We all know about the tumultuous relationship that typically exists between Sales and Marketing, and likely the often-quoted statistic that reflects the tension: 87% of the terms used by Sales and Marketing to describe each other are negative. Sales tends to view Marketing as the irrelevant "pretty picture department," and Marketing views Sales as simple-minded, lazy, and incompetent. Ouch!
A benefit of inbound marketing is that it can help build some sorely needed trust and respect among these two teams and remove adversarial attitudes that can hinder the company’s overarching goals. Developing a service-level agreement (SLA) that outlines roles, commitments and responsibilities for and between both departments lets the teams work together with clear expectations on how to reach their shared revenue goals.
According to HubSpot’s 2018 State of Inbound report, in companies with an SLA in place, Sales teams viewed leads from marketing as better than those from referrals and outbound sources.
The SLA facilitates smarketing. It outlines the quantifiable activities and metrics, along with reasonable engagement timing and closed-loop reporting, keeping Sales and Marketing on the same page. Ultimately an SLA holds both teams accountable to each other, which can only improve the functionality of your inbound efforts (and the results for both teams, making everyone happier).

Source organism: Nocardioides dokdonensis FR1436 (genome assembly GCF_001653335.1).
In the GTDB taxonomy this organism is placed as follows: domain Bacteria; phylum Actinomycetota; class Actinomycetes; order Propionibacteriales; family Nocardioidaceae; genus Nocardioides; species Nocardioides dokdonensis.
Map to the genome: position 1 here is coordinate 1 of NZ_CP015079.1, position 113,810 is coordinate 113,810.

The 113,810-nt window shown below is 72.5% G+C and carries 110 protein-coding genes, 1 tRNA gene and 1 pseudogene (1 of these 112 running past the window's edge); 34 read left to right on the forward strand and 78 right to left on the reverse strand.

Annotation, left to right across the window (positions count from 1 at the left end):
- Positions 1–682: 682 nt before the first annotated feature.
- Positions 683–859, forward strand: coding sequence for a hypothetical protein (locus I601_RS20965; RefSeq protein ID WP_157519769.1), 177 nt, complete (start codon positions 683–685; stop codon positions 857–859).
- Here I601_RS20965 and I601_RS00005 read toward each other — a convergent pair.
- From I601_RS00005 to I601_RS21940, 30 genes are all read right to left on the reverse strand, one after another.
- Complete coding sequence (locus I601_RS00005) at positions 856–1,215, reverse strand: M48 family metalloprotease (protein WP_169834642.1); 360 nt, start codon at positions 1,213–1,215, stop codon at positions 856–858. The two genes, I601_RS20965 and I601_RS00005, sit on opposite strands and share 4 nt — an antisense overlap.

Identify Internal and External Expectations
Each company has its own unique makeup, and yours is no different. This corporate DNA guides decisions about how internal resources and/or an external inbound marketing firm is best suited to help you meet (and exceed) business goals. The success of your inbound marketing plan is truly a team effort. Don’t make the mistake of thinking one department, or worse, one person can successfully satisfy all of the necessary skill set requirements.
Take these 10 components into account and set clear expectations for inbound marketing success for the current year and beyond.
Posted by Reid Trier Reid is an Inbound Marketing Consultant responsible for the strategy and management of client programs. A strong writer with an in-depth knowledge of HubSpot, Reid plays an important role in meeting client needs. A graduate of Lawrence University, Reid majored in English and his career with Weidert Group began as an intern on the business development team.